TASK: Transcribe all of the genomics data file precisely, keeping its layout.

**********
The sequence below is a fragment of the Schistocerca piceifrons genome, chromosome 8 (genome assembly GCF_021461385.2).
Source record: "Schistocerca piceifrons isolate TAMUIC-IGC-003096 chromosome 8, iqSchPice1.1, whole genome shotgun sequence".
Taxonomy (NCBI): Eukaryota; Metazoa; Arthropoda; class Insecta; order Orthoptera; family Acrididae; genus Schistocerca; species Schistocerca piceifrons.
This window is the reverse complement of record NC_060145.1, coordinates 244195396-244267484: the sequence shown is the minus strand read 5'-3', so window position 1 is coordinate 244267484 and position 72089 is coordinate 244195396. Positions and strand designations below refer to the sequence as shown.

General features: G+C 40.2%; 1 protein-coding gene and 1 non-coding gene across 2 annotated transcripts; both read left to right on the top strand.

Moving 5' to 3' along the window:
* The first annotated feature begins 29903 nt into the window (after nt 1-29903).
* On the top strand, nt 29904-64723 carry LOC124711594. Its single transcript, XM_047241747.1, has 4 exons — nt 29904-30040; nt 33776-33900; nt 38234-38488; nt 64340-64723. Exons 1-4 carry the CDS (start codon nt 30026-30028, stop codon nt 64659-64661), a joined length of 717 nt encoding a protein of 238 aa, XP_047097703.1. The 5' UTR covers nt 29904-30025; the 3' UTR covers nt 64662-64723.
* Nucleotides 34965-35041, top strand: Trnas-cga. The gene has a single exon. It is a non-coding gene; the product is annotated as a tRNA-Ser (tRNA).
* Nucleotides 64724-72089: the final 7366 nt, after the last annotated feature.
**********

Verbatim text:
The sequence below is a fragment of the Schistocerca piceifrons genome, chromosome 8 (genome assembly GCF_021461385.2).
Source record: "Schistocerca piceifrons isolate TAMUIC-IGC-003096 chromosome 8, iqSchPice1.1, whole genome shotgun sequence".
Taxonomy (NCBI): Eukaryota; Metazoa; Arthropoda; class Insecta; order Orthoptera; family Acrididae; genus Schistocerca; species Schistocerca piceifrons.
This window is the reverse complement of record NC_060145.1, coordinates 244195396-244267484: the sequence shown is the minus strand read 5'-3', so window position 1 is coordinate 244267484 and position 72089 is coordinate 244195396. Positions and strand designations below refer to the sequence as shown.

General features: G+C 40.2%; 1 protein-coding gene and 1 non-coding gene across 2 annotated transcripts; both read left to right on the top strand.

Moving 5' to 3' along the window:
* The first annotated feature begins 29903 nt into the window (after nt 1-29903).
* On the top strand, nt 29904-64723 carry LOC124711594. Its single transcript, XM_047241747.1, has 4 exons — nt 29904-30040; nt 33776-33900; nt 38234-38488; nt 64340-64723. Exons 1-4 carry the CDS (start codon nt 30026-30028, stop codon nt 64659-64661), a joined length of 717 nt encoding a protein of 238 aa, XP_047097703.1. The 5' UTR covers nt 29904-30025; the 3' UTR covers nt 64662-64723.
* Nucleotides 34965-35041, top strand: Trnas-cga. The gene has a single exon. It is a non-coding gene; the product is annotated as a tRNA-Ser (tRNA).
* Nucleotides 64724-72089: the final 7366 nt, after the last annotated feature.